> quantification would very quickly lead to inconsistencies.
> Having the implication go only one way is too inferentially weak to be useful.
> Having no connection between representation properties and
> resource properties gets us back to total representation/resource divorce.

I think both existential and universal quantification will be needed.

Think of a series of representations as being like the various volumes
of a periodical publication.  Some facts about it are universally
quantified (such as the publisher name and journal name) and others are
existentially quantified, such as authors and article titles.

> There's another set of properties having to with ways the IR *does* vary,
> e.g. http://news.google.com/ is a news site (representations are
> lawfully related to current events), the weather in Oaxaca example from AWWW,
> http://en.wikipedia.org/wiki/Special:Random ,
> http://www.w3.org/TR/rdfa-core/ (related in a particular way to a
> social process overseen by W3C), and so on.  The content
> properties of representations vary, but they do so in a regular way.

Right: in reality representations may vary by two parameters: time and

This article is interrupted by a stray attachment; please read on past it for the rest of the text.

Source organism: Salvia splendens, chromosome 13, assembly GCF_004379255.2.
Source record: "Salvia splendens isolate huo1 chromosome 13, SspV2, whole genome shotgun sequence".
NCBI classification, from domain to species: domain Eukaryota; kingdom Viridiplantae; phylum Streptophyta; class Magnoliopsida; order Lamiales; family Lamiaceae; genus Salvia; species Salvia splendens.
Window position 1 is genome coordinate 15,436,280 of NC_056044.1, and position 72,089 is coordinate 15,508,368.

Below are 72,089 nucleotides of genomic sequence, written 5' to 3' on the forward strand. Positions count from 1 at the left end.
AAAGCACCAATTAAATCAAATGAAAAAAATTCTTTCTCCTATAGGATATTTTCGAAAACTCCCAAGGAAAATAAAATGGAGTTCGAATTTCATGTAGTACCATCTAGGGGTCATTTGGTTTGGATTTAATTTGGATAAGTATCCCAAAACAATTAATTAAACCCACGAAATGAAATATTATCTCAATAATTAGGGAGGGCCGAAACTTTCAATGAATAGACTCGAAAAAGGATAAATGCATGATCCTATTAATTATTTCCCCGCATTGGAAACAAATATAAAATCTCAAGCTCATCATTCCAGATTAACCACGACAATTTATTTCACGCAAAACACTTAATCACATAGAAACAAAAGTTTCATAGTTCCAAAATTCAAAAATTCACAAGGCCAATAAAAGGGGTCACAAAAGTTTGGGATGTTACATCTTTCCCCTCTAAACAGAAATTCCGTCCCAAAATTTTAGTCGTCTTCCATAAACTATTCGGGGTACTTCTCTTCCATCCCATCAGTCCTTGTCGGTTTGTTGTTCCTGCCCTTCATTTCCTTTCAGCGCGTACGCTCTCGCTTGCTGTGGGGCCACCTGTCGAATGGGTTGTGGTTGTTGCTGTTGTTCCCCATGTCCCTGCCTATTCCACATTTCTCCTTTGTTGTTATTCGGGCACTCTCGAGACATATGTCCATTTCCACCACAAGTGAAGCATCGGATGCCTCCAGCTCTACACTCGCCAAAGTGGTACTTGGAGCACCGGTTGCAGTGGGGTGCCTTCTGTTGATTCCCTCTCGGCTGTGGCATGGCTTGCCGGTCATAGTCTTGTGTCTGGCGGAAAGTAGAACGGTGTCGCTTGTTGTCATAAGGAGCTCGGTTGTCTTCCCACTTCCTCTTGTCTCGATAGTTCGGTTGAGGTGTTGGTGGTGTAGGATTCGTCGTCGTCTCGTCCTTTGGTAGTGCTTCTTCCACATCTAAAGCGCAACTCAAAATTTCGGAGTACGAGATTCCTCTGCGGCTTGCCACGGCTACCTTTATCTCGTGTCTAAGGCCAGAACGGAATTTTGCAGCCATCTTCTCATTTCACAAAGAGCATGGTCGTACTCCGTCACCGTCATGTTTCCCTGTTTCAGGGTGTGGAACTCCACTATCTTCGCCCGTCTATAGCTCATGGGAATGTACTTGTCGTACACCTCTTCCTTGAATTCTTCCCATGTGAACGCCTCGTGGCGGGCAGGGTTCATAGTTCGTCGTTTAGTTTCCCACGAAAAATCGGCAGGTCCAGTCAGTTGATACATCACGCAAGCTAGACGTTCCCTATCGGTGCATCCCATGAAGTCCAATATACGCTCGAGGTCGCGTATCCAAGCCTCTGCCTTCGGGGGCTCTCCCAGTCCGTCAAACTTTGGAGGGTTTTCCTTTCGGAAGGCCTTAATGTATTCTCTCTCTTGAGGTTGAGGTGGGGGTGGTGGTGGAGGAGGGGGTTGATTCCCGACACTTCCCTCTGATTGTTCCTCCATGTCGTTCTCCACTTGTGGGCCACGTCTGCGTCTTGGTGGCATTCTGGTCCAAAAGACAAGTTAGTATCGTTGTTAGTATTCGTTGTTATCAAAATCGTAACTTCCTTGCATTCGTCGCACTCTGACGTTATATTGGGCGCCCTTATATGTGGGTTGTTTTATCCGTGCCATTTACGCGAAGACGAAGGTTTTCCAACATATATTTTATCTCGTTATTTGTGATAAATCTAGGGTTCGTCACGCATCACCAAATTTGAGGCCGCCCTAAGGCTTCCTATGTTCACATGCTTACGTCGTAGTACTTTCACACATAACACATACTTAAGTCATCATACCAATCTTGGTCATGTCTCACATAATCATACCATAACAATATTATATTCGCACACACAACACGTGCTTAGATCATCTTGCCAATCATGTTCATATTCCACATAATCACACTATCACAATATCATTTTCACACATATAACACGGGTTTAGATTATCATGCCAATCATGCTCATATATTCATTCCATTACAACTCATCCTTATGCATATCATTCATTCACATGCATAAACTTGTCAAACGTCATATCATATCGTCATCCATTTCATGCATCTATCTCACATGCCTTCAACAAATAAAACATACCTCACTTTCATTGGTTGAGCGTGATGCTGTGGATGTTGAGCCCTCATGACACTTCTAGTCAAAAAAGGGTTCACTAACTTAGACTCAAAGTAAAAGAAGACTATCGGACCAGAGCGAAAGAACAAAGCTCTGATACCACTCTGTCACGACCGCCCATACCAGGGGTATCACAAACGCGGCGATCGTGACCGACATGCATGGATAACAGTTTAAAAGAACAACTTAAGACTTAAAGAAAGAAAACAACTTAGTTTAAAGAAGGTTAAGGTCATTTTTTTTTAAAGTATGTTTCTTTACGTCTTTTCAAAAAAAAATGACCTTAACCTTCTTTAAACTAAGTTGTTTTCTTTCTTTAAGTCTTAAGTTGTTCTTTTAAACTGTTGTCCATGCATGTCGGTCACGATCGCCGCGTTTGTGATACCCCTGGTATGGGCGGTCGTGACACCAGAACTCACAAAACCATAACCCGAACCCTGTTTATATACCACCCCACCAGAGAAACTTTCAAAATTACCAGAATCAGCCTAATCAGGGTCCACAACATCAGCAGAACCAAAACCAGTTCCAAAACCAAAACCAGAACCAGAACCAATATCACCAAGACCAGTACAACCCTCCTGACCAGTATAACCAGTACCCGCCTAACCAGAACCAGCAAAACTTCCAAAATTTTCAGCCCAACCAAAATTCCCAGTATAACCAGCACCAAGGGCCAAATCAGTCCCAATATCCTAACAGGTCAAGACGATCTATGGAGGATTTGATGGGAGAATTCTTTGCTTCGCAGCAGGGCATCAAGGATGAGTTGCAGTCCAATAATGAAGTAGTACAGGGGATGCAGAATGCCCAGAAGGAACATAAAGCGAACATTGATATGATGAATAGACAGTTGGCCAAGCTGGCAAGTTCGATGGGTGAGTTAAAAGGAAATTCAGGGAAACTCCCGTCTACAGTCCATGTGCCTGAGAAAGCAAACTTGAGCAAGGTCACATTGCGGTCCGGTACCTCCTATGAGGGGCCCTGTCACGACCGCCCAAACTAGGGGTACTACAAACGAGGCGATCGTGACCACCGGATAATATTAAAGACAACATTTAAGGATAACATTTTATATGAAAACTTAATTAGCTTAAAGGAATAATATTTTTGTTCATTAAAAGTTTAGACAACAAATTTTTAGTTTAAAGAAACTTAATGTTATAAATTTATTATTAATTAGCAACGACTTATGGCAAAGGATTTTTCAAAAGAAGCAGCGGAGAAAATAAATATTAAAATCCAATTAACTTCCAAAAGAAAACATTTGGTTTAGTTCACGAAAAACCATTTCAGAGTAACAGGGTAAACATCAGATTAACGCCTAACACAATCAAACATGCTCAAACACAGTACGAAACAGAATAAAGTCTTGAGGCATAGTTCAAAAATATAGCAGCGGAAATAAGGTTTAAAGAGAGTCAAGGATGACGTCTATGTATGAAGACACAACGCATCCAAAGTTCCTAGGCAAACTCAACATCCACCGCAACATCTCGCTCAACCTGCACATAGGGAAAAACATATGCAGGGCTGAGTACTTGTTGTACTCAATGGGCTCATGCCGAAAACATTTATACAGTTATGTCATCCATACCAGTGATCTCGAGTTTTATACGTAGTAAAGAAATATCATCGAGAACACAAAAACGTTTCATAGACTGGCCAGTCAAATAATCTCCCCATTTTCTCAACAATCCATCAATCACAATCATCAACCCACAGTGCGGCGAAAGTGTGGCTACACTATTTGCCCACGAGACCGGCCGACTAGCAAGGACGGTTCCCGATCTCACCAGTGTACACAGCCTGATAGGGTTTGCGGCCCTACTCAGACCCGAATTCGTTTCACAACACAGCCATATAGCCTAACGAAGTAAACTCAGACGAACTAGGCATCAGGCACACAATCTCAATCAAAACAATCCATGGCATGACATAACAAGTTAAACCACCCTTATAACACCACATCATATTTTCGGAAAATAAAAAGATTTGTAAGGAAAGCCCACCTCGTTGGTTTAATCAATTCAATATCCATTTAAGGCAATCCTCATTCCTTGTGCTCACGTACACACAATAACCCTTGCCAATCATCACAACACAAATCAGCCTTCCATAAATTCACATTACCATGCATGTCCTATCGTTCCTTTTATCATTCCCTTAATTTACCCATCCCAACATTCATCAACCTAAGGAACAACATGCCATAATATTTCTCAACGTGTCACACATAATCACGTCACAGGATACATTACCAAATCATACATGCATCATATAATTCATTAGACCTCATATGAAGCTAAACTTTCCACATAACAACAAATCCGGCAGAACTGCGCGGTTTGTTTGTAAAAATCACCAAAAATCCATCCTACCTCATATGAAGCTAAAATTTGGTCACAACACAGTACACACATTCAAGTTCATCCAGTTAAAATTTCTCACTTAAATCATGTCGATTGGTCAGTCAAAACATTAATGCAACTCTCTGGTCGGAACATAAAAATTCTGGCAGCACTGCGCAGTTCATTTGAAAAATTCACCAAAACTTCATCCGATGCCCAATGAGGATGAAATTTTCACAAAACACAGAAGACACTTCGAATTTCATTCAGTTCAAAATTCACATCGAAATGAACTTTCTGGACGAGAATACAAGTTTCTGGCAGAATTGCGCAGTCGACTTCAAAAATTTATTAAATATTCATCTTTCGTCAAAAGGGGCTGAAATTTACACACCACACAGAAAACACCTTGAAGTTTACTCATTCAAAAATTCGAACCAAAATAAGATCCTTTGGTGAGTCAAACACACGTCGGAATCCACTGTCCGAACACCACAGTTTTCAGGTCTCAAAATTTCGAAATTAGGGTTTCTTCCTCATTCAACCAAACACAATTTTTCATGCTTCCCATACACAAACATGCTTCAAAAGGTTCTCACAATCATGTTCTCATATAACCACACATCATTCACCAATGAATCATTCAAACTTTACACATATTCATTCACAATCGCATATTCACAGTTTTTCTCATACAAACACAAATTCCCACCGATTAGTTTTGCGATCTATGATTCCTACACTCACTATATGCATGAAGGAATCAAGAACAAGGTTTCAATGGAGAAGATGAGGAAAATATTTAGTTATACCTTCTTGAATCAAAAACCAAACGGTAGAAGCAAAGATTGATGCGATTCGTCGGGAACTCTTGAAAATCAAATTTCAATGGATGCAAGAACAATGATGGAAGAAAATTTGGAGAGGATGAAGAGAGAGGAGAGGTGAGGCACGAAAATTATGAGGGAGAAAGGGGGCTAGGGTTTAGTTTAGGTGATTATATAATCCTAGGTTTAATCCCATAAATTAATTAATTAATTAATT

the given request.  The time parameter causes http://news.google.com/ to
return different representations on different days; the request
parameter causes it to return different representations to different
users (e.g., based on location or preferred language).

> This leads me to the suggestion that an IR is (or is induced by, or is
> pretty much the same as, or is characterized by, or is a theory of) a
> lawful regularity among representations.  (Compare computer science
> 'invariant'.  Also similar to API.) I don't see any way to make them
> more definite than that without tying them to their incarnations in
> ways we've been trying to avoid.  They are inventions, theories, phlogiston,
> monads. Like FRBR works or expressions only worse.

Hmm . . "lawful regularity"?  That sounds a lot like a function.  :)

> Maybe IRs need a few more conditions.  I would think that physical
> realizability is a condition, i.e. if it can't be put on the web at
> least in principle, it doesn't qualify.  

Now you're getting into mushy territory.  What's wrong with considering
it a function?  Very simple, very will understood, and captures what it
does.  Remember, we're doing architectural design here, so the whole
thing is an idealization anyway.

> And of course our two
> conditions "no physical properties" and "not mathematical" -
> IRs are like other abstractions such as promises and songs in
> this regard, so we ought to be able to make those conditions stick.

Huh?  Where did those come from?  Why are they needed?  IMO they're not,
and they cause harm by leading the reader down the wrong mental path.

David Booth, Ph.D.
Cleveland Clinic (contractor)

Opinions expressed herein are those of the author and do not necessarily
reflect those of Cleveland Clinic.
Received on Monday, 8 November 2010 19:35:06 UTC